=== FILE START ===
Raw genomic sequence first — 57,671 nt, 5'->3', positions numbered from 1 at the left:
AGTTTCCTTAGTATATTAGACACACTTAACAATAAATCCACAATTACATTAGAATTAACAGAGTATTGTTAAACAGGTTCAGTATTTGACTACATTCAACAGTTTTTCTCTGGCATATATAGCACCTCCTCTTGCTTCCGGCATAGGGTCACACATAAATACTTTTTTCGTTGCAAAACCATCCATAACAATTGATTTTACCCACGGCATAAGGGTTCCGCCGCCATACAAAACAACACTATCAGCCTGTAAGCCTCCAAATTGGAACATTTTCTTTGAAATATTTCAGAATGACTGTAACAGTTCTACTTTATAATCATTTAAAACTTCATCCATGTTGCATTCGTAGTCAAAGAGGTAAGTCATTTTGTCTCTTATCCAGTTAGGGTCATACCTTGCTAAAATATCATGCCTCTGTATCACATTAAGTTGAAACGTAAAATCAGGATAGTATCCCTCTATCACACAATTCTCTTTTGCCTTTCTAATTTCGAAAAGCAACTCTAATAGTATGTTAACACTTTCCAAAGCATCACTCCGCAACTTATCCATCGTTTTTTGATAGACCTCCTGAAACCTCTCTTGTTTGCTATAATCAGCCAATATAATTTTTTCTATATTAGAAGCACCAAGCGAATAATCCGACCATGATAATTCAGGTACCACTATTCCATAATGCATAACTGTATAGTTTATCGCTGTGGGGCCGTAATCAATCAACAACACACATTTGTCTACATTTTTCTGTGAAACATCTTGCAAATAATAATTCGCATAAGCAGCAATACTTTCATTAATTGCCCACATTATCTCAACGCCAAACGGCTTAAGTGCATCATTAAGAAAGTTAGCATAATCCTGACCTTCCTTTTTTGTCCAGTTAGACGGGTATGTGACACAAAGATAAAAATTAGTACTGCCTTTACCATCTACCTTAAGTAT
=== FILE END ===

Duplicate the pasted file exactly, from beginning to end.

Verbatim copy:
Raw genomic sequence first — 57,671 nt, 5'->3', positions numbered from 1 at the left:
AGTTTCCTTAGTATATTAGACACACTTAACAATAAATCCACAATTACATTAGAATTAACAGAGTATTGTTAAACAGGTTCAGTATTTGACTACATTCAACAGTTTTTCTCTGGCATATATAGCACCTCCTCTTGCTTCCGGCATAGGGTCACACATAAATACTTTTTTCGTTGCAAAACCATCCATAACAATTGATTTTACCCACGGCATAAGGGTTCCGCCGCCATACAAAACAACACTATCAGCCTGTAAGCCTCCAAATTGGAACATTTTCTTTGAAATATTTCAGAATGACTGTAACAGTTCTACTTTATAATCATTTAAAACTTCATCCATGTTGCATTCGTAGTCAAAGAGGTAAGTCATTTTGTCTCTTATCCAGTTAGGGTCATACCTTGCTAAAATATCATGCCTCTGTATCACATTAAGTTGAAACGTAAAATCAGGATAGTATCCCTCTATCACACAATTCTCTTTTGCCTTTCTAATTTCGAAAAGCAACTCTAATAGTATGTTAACACTTTCCAAAGCATCACTCCGCAACTTATCCATCGTTTTTTGATAGACCTCCTGAAACCTCTCTTGTTTGCTATAATCAGCCAATATAATTTTTTCTATATTAGAAGCACCAAGCGAATAATCCGACCATGATAATTCAGGTACCACTATTCCATAATGCATAACTGTATAGTTTATCGCTGTGGGGCCGTAATCAATCAACAACACACATTTGTCTACATTTTTCTGTGAAACATCTTGCAAATAATAATTCGCATAAGCAGCAATACTTTCATTAATTGCCCACATTATCTCAACGCCAAACGGCTTAAGTGCATCATTAAGAAAGTTAGCATAATCCTGACCTTCCTTTTTTGTCCAGTTAGACGGGTATGTGACACAAAGATAAAAATTAGTACTGCCTTTACCATCTACCTTAAGTAT